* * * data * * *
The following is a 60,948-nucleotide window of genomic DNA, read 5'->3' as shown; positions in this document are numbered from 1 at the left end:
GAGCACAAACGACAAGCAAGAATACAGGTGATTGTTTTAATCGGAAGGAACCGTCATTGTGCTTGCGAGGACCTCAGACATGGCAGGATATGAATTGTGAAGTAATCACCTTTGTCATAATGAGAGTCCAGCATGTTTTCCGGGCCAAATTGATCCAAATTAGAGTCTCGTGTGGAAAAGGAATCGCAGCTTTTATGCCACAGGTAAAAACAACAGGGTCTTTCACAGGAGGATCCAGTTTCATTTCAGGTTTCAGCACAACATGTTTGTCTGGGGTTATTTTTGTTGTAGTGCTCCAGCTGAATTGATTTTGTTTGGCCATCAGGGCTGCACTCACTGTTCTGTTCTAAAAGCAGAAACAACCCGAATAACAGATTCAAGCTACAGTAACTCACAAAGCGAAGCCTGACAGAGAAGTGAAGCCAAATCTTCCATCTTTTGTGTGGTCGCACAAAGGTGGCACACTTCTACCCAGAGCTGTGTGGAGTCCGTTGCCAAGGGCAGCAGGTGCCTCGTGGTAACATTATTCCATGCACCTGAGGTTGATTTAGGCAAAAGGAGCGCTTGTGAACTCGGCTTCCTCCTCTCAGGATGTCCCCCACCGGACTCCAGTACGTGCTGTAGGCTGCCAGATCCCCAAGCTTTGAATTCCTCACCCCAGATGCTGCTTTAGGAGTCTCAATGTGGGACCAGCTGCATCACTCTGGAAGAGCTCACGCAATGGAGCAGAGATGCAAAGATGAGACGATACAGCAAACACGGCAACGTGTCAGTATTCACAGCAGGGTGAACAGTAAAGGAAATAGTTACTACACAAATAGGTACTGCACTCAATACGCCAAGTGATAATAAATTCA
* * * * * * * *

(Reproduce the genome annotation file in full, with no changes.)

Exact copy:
The following is a 60,948-nucleotide window of genomic DNA, read 5'->3' as shown; positions in this document are numbered from 1 at the left end:
GAGCACAAACGACAAGCAAGAATACAGGTGATTGTTTTAATCGGAAGGAACCGTCATTGTGCTTGCGAGGACCTCAGACATGGCAGGATATGAATTGTGAAGTAATCACCTTTGTCATAATGAGAGTCCAGCATGTTTTCCGGGCCAAATTGATCCAAATTAGAGTCTCGTGTGGAAAAGGAATCGCAGCTTTTATGCCACAGGTAAAAACAACAGGGTCTTTCACAGGAGGATCCAGTTTCATTTCAGGTTTCAGCACAACATGTTTGTCTGGGGTTATTTTTGTTGTAGTGCTCCAGCTGAATTGATTTTGTTTGGCCATCAGGGCTGCACTCACTGTTCTGTTCTAAAAGCAGAAACAACCCGAATAACAGATTCAAGCTACAGTAACTCACAAAGCGAAGCCTGACAGAGAAGTGAAGCCAAATCTTCCATCTTTTGTGTGGTCGCACAAAGGTGGCACACTTCTACCCAGAGCTGTGTGGAGTCCGTTGCCAAGGGCAGCAGGTGCCTCGTGGTAACATTATTCCATGCACCTGAGGTTGATTTAGGCAAAAGGAGCGCTTGTGAACTCGGCTTCCTCCTCTCAGGATGTCCCCCACCGGACTCCAGTACGTGCTGTAGGCTGCCAGATCCCCAAGCTTTGAATTCCTCACCCCAGATGCTGCTTTAGGAGTCTCAATGTGGGACCAGCTGCATCACTCTGGAAGAGCTCACGCAATGGAGCAGAGATGCAAAGATGAGACGATACAGCAAACACGGCAACGTGTCAGTATTCACAGCAGGGTGAACAGTAAAGGAAATAGTTACTACACAAATAGGTACTGCACTCAATACGCCAAGTGATAATAAATTCA